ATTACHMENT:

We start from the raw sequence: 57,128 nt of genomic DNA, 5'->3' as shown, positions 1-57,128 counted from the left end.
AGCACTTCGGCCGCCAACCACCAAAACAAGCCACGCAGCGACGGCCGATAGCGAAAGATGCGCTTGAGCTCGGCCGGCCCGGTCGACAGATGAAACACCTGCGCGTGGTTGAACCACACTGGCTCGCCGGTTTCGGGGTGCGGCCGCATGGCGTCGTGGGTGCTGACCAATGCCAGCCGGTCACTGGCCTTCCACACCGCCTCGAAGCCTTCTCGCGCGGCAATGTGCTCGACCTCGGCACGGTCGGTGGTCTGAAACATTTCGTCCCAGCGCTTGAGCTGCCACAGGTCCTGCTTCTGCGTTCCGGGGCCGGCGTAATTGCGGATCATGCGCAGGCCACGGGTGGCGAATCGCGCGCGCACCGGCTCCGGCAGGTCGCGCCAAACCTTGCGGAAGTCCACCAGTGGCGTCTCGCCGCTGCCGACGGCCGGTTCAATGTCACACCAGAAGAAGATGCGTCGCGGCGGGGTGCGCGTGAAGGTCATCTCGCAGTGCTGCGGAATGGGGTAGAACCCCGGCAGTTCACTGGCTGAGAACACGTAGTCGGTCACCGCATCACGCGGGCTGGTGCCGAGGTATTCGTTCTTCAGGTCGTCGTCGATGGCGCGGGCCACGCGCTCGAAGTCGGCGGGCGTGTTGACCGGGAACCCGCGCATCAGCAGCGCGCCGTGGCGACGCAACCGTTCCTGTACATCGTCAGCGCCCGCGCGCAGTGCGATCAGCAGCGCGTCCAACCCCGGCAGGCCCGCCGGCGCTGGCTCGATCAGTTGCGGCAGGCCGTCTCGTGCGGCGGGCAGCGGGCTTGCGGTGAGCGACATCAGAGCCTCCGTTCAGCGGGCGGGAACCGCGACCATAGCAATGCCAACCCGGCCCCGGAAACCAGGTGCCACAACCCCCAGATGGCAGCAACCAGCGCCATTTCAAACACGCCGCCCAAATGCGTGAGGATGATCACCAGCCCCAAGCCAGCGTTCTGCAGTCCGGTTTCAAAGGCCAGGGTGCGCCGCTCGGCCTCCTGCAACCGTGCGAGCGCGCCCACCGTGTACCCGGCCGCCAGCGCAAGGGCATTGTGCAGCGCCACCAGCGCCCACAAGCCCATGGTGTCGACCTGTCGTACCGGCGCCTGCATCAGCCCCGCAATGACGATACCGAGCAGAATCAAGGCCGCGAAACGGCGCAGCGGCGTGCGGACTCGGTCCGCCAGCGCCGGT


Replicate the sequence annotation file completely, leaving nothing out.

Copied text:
We start from the raw sequence: 57,128 nt of genomic DNA, 5'->3' as shown, positions 1-57,128 counted from the left end.
AGCACTTCGGCCGCCAACCACCAAAACAAGCCACGCAGCGACGGCCGATAGCGAAAGATGCGCTTGAGCTCGGCCGGCCCGGTCGACAGATGAAACACCTGCGCGTGGTTGAACCACACTGGCTCGCCGGTTTCGGGGTGCGGCCGCATGGCGTCGTGGGTGCTGACCAATGCCAGCCGGTCACTGGCCTTCCACACCGCCTCGAAGCCTTCTCGCGCGGCAATGTGCTCGACCTCGGCACGGTCGGTGGTCTGAAACATTTCGTCCCAGCGCTTGAGCTGCCACAGGTCCTGCTTCTGCGTTCCGGGGCCGGCGTAATTGCGGATCATGCGCAGGCCACGGGTGGCGAATCGCGCGCGCACCGGCTCCGGCAGGTCGCGCCAAACCTTGCGGAAGTCCACCAGTGGCGTCTCGCCGCTGCCGACGGCCGGTTCAATGTCACACCAGAAGAAGATGCGTCGCGGCGGGGTGCGCGTGAAGGTCATCTCGCAGTGCTGCGGAATGGGGTAGAACCCCGGCAGTTCACTGGCTGAGAACACGTAGTCGGTCACCGCATCACGCGGGCTGGTGCCGAGGTATTCGTTCTTCAGGTCGTCGTCGATGGCGCGGGCCACGCGCTCGAAGTCGGCGGGCGTGTTGACCGGGAACCCGCGCATCAGCAGCGCGCCGTGGCGACGCAACCGTTCCTGTACATCGTCAGCGCCCGCGCGCAGTGCGATCAGCAGCGCGTCCAACCCCGGCAGGCCCGCCGGCGCTGGCTCGATCAGTTGCGGCAGGCCGTCTCGTGCGGCGGGCAGCGGGCTTGCGGTGAGCGACATCAGAGCCTCCGTTCAGCGGGCGGGAACCGCGACCATAGCAATGCCAACCCGGCCCCGGAAACCAGGTGCCACAACCCCCAGATGGCAGCAACCAGCGCCATTTCAAACACGCCGCCCAAATGCGTGAGGATGATCACCAGCCCCAAGCCAGCGTTCTGCAGTCCGGTTTCAAAGGCCAGGGTGCGCCGCTCGGCCTCCTGCAACCGTGCGAGCGCGCCCACCGTGTACCCGGCCGCCAGCGCAAGGGCATTGTGCAGCGCCACCAGCGCCCACAAGCCCATGGTGTCGACCTGTCGTACCGGCGCCTGCATCAGCCCCGCAATGACGATACCGAGCAGAATCAAGGCCGCGAAACGGCGCAGCGGCGTGCGGACTCGGTCCGCCAGCGCCGGT